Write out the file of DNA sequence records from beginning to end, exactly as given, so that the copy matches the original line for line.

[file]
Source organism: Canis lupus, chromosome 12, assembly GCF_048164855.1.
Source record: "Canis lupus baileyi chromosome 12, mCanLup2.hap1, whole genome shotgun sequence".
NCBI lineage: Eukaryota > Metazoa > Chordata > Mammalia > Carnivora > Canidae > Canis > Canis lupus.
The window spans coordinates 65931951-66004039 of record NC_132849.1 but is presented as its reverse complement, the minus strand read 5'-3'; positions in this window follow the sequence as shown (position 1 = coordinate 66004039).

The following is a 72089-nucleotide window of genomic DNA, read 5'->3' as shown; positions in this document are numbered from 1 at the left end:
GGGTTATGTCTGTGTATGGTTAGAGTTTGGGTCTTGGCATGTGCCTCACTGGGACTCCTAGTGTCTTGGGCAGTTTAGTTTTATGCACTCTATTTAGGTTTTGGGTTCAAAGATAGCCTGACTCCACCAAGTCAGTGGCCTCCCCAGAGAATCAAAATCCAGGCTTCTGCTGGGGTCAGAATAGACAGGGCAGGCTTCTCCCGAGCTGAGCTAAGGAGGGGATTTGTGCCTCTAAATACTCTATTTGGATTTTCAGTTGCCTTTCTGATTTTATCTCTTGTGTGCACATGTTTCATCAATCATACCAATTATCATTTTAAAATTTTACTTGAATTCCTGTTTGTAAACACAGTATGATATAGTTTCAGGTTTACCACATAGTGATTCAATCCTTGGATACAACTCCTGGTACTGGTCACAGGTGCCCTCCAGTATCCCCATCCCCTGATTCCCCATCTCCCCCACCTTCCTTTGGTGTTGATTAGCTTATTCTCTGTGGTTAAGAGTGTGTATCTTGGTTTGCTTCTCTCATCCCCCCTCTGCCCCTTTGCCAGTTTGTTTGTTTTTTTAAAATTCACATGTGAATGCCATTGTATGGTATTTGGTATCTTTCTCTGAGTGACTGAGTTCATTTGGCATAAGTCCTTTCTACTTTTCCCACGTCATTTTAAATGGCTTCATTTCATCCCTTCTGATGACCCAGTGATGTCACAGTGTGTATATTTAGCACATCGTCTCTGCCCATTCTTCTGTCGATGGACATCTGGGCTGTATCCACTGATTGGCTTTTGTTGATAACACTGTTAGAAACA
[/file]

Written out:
Source organism: Canis lupus, chromosome 12, assembly GCF_048164855.1.
Source record: "Canis lupus baileyi chromosome 12, mCanLup2.hap1, whole genome shotgun sequence".
NCBI lineage: Eukaryota > Metazoa > Chordata > Mammalia > Carnivora > Canidae > Canis > Canis lupus.
The window spans coordinates 65931951-66004039 of record NC_132849.1 but is presented as its reverse complement, the minus strand read 5'-3'; positions in this window follow the sequence as shown (position 1 = coordinate 66004039).

The following is a 72089-nucleotide window of genomic DNA, read 5'->3' as shown; positions in this document are numbered from 1 at the left end:
GGGTTATGTCTGTGTATGGTTAGAGTTTGGGTCTTGGCATGTGCCTCACTGGGACTCCTAGTGTCTTGGGCAGTTTAGTTTTATGCACTCTATTTAGGTTTTGGGTTCAAAGATAGCCTGACTCCACCAAGTCAGTGGCCTCCCCAGAGAATCAAAATCCAGGCTTCTGCTGGGGTCAGAATAGACAGGGCAGGCTTCTCCCGAGCTGAGCTAAGGAGGGGATTTGTGCCTCTAAATACTCTATTTGGATTTTCAGTTGCCTTTCTGATTTTATCTCTTGTGTGCACATGTTTCATCAATCATACCAATTATCATTTTAAAATTTTACTTGAATTCCTGTTTGTAAACACAGTATGATATAGTTTCAGGTTTACCACATAGTGATTCAATCCTTGGATACAACTCCTGGTACTGGTCACAGGTGCCCTCCAGTATCCCCATCCCCTGATTCCCCATCTCCCCCACCTTCCTTTGGTGTTGATTAGCTTATTCTCTGTGGTTAAGAGTGTGTATCTTGGTTTGCTTCTCTCATCCCCCCTCTGCCCCTTTGCCAGTTTGTTTGTTTTTTTAAAATTCACATGTGAATGCCATTGTATGGTATTTGGTATCTTTCTCTGAGTGACTGAGTTCATTTGGCATAAGTCCTTTCTACTTTTCCCACGTCATTTTAAATGGCTTCATTTCATCCCTTCTGATGACCCAGTGATGTCACAGTGTGTATATTTAGCACATCGTCTCTGCCCATTCTTCTGTCGATGGACATCTGGGCTGTATCCACTGATTGGCTTTTGTTGATAACACTGTTAGAAACA